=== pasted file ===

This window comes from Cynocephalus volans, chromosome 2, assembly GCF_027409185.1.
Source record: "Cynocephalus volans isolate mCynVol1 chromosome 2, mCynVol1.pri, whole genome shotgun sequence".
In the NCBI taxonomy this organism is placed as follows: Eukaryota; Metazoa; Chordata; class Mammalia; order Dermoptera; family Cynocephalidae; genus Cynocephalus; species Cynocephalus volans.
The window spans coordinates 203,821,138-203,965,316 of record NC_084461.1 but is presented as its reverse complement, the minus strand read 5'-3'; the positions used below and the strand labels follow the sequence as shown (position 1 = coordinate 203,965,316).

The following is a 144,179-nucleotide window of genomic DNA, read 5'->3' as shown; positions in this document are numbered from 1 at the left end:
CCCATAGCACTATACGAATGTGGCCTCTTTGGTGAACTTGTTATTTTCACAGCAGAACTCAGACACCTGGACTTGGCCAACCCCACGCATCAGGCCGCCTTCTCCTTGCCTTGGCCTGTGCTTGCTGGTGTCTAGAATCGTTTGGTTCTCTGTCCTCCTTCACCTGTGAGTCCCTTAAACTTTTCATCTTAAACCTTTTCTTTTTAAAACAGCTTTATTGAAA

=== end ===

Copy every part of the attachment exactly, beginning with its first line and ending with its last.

This window comes from Cynocephalus volans, chromosome 2, assembly GCF_027409185.1.
Source record: "Cynocephalus volans isolate mCynVol1 chromosome 2, mCynVol1.pri, whole genome shotgun sequence".
In the NCBI taxonomy this organism is placed as follows: Eukaryota; Metazoa; Chordata; class Mammalia; order Dermoptera; family Cynocephalidae; genus Cynocephalus; species Cynocephalus volans.
The window spans coordinates 203,821,138-203,965,316 of record NC_084461.1 but is presented as its reverse complement, the minus strand read 5'-3'; the positions used below and the strand labels follow the sequence as shown (position 1 = coordinate 203,965,316).

The following is a 144,179-nucleotide window of genomic DNA, read 5'->3' as shown; positions in this document are numbered from 1 at the left end:
CCCATAGCACTATACGAATGTGGCCTCTTTGGTGAACTTGTTATTTTCACAGCAGAACTCAGACACCTGGACTTGGCCAACCCCACGCATCAGGCCGCCTTCTCCTTGCCTTGGCCTGTGCTTGCTGGTGTCTAGAATCGTTTGGTTCTCTGTCCTCCTTCACCTGTGAGTCCCTTAAACTTTTCATCTTAAACCTTTTCTTTTTAAAACAGCTTTATTGAAA